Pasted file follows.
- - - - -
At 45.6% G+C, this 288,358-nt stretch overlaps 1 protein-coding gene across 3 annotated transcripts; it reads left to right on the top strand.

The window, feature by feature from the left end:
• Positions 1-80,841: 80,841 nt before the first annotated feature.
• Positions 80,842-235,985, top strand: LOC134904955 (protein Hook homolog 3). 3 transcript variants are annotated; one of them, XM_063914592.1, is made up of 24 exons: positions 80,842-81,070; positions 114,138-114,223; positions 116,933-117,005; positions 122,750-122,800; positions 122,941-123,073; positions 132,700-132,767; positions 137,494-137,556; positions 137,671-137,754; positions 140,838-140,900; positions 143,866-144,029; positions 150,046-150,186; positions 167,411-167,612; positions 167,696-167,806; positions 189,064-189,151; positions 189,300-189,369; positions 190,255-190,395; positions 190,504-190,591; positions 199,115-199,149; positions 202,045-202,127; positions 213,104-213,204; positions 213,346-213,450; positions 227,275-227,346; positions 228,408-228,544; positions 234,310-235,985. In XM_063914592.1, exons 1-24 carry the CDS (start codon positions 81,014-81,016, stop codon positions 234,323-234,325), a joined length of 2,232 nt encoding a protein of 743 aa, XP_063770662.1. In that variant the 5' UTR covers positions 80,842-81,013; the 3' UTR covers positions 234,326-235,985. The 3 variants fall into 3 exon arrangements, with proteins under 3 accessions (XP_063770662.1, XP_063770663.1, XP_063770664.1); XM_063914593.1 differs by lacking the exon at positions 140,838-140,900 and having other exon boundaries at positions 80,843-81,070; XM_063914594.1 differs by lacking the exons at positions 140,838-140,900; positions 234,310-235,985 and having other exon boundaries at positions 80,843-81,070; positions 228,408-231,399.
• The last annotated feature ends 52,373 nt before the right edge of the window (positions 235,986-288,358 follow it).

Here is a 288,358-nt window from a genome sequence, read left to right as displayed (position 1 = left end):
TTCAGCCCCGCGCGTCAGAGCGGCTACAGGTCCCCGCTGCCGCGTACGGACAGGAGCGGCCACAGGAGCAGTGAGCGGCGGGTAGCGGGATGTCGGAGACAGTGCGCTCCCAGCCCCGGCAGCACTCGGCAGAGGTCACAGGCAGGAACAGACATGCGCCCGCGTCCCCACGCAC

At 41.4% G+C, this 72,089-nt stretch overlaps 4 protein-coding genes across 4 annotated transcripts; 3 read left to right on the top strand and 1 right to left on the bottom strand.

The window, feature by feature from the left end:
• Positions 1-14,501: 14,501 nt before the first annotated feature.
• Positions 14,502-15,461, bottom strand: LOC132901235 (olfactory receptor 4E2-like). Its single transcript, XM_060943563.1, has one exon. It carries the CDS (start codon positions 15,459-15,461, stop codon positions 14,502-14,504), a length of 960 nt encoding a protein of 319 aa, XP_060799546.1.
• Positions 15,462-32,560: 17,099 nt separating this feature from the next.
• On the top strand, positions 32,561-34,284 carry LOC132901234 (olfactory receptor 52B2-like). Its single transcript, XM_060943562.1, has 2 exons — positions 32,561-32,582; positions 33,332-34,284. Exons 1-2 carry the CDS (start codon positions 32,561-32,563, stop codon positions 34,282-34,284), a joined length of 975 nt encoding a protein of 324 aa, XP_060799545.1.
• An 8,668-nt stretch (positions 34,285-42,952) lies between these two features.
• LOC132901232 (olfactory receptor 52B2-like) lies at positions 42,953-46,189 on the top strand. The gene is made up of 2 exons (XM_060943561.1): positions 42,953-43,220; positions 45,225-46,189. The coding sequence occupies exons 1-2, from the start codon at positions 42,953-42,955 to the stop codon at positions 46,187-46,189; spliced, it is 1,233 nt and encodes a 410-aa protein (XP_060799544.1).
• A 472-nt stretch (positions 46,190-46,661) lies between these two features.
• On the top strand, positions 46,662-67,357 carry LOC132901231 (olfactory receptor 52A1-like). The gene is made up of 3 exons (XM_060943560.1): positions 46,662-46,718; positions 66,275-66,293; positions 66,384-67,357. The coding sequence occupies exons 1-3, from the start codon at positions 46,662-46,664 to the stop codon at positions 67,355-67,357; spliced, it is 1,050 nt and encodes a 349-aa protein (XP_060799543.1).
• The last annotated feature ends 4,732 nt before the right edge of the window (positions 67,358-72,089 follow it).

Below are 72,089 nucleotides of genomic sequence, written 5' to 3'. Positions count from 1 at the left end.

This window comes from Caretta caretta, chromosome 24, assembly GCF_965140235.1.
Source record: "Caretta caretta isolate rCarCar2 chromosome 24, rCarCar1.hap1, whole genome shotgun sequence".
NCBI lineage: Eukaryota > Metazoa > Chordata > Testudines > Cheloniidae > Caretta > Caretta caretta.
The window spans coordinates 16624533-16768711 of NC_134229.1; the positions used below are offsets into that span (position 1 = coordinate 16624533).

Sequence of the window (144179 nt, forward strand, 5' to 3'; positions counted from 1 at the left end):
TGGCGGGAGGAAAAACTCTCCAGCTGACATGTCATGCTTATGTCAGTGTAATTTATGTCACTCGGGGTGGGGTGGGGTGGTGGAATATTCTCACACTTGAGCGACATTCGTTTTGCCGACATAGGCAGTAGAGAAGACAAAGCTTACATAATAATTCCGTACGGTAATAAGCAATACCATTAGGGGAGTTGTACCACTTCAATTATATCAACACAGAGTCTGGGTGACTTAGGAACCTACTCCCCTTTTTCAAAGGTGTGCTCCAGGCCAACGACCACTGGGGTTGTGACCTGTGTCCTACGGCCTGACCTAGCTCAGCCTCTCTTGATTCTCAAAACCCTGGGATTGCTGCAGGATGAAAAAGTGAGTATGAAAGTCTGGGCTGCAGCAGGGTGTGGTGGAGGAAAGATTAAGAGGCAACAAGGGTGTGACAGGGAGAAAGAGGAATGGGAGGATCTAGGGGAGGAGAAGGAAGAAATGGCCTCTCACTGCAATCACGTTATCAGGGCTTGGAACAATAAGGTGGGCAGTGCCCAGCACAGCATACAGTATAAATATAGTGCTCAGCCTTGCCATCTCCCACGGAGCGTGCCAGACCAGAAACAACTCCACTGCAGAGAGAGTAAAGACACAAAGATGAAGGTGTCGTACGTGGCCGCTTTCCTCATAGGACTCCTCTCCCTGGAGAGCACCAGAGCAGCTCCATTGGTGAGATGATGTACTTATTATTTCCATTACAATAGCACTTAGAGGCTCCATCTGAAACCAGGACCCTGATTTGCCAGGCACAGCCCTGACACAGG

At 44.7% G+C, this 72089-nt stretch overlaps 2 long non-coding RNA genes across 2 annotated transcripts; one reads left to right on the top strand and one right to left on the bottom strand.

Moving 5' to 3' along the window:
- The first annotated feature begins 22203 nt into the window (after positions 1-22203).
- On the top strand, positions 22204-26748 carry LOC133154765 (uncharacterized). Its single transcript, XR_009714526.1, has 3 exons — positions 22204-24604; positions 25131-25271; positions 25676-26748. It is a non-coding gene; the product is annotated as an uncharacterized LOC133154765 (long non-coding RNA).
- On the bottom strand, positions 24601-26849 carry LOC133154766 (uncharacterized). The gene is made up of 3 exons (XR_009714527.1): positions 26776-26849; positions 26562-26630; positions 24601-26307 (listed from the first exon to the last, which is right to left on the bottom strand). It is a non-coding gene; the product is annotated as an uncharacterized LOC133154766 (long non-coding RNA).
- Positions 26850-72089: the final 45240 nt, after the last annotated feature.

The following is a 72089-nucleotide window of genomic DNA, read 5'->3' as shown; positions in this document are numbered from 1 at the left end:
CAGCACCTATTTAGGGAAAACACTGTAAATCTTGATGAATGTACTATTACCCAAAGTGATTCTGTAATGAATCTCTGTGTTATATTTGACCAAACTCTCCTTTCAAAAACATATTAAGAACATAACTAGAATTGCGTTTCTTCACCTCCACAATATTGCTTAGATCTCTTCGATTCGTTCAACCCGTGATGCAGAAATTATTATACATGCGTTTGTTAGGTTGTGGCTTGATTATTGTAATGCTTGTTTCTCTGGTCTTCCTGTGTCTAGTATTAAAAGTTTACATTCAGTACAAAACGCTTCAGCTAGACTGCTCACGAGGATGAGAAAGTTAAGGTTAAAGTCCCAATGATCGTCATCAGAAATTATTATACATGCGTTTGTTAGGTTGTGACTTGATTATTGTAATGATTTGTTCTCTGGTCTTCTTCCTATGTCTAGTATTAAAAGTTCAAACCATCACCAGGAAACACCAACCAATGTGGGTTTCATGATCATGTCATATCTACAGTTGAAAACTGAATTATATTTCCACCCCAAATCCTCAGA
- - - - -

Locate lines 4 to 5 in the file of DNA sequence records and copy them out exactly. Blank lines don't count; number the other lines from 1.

• Positions 80,842-235,985, top strand: LOC134904955 (protein Hook homolog 3). 3 transcript variants are annotated; one of them, XM_063914592.1, is made up of 24 exons: positions 80,842-81,070; positions 114,138-114,223; positions 116,933-117,005; positions 122,750-122,800; positions 122,941-123,073; positions 132,700-132,767; positions 137,494-137,556; positions 137,671-137,754; positions 140,838-140,900; positions 143,866-144,029; positions 150,046-150,186; positions 167,411-167,612; positions 167,696-167,806; positions 189,064-189,151; positions 189,300-189,369; positions 190,255-190,395; positions 190,504-190,591; positions 199,115-199,149; positions 202,045-202,127; positions 213,104-213,204; positions 213,346-213,450; positions 227,275-227,346; positions 228,408-228,544; positions 234,310-235,985. In XM_063914592.1, exons 1-24 carry the CDS (start codon positions 81,014-81,016, stop codon positions 234,323-234,325), a joined length of 2,232 nt encoding a protein of 743 aa, XP_063770662.1. In that variant the 5' UTR covers positions 80,842-81,013; the 3' UTR covers positions 234,326-235,985. The 3 variants fall into 3 exon arrangements, with proteins under 3 accessions (XP_063770662.1, XP_063770663.1, XP_063770664.1); XM_063914593.1 differs by lacking the exon at positions 140,838-140,900 and having other exon boundaries at positions 80,843-81,070; XM_063914594.1 differs by lacking the exons at positions 140,838-140,900; positions 234,310-235,985 and having other exon boundaries at positions 80,843-81,070; positions 228,408-231,399.
• The last annotated feature ends 52,373 nt before the right edge of the window (positions 235,986-288,358 follow it).